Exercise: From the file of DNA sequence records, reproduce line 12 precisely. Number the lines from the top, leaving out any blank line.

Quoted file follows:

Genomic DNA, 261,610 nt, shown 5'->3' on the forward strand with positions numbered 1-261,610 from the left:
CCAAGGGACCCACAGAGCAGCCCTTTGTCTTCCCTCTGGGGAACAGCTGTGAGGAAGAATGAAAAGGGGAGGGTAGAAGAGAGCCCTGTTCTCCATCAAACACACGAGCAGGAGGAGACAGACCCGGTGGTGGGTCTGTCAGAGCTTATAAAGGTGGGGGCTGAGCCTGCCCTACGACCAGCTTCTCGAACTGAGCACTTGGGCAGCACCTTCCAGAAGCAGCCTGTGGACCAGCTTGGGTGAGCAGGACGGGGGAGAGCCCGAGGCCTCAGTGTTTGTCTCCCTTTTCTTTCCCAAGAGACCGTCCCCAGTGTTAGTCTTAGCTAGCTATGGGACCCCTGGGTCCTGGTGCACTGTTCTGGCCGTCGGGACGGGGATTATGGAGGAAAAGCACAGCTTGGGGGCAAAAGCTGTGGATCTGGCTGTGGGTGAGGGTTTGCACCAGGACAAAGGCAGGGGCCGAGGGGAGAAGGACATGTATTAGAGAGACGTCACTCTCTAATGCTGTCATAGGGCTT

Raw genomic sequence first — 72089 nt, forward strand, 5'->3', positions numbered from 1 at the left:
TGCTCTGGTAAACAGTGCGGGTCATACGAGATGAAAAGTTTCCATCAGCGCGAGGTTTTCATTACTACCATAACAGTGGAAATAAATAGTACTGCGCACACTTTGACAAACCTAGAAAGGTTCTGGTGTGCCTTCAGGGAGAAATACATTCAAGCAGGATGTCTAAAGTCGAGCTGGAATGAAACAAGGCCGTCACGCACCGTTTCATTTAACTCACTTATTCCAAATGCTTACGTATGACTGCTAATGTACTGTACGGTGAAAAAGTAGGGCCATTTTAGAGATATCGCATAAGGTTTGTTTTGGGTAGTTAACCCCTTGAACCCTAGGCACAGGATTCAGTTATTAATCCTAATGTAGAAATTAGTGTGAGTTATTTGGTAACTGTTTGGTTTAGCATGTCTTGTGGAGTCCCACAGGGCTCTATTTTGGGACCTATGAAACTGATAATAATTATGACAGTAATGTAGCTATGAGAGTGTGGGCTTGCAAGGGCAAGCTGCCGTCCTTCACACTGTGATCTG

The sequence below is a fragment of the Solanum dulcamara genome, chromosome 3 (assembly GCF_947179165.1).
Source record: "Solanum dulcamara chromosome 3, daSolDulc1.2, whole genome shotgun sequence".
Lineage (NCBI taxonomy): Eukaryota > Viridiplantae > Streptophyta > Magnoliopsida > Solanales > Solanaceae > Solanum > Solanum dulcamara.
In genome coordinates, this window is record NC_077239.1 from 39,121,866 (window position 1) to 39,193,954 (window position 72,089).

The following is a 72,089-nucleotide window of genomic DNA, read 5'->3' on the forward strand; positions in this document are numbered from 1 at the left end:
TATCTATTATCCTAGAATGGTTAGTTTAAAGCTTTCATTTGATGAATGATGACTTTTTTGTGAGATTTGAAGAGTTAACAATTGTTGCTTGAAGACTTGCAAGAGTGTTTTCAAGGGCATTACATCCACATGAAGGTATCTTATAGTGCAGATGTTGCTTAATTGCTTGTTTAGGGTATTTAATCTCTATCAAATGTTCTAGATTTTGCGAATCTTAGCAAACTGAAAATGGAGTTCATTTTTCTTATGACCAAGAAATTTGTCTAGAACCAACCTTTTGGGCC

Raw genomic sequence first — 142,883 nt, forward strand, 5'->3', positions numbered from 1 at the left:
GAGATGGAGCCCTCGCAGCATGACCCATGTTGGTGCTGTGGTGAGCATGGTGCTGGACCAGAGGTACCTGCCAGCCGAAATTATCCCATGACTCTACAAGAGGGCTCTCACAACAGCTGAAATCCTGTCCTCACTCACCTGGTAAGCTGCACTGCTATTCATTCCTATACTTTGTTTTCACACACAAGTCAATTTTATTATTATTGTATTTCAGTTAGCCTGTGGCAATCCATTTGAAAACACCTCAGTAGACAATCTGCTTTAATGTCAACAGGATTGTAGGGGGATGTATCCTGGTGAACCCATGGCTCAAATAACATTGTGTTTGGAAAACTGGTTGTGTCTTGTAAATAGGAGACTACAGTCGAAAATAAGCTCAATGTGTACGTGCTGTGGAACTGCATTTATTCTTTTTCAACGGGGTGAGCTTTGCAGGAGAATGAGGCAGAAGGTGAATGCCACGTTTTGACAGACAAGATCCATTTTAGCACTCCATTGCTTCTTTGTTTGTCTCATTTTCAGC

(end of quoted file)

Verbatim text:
GAGATGGAGCCCTCGCAGCATGACCCATGTTGGTGCTGTGGTGAGCATGGTGCTGGACCAGAGGTACCTGCCAGCCGAAATTATCCCATGACTCTACAAGAGGGCTCTCACAACAGCTGAAATCCTGTCCTCACTCACCTGGTAAGCTGCACTGCTATTCATTCCTATACTTTGTTTTCACACACAAGTCAATTTTATTATTATTGTATTTCAGTTAGCCTGTGGCAATCCATTTGAAAACACCTCAGTAGACAATCTGCTTTAATGTCAACAGGATTGTAGGGGGATGTATCCTGGTGAACCCATGGCTCAAATAACATTGTGTTTGGAAAACTGGTTGTGTCTTGTAAATAGGAGACTACAGTCGAAAATAAGCTCAATGTGTACGTGCTGTGGAACTGCATTTATTCTTTTTCAACGGGGTGAGCTTTGCAGGAGAATGAGGCAGAAGGTGAATGCCACGTTTTGACAGACAAGATCCATTTTAGCACTCCATTGCTTCTTTGTTTGTCTCATTTTCAGC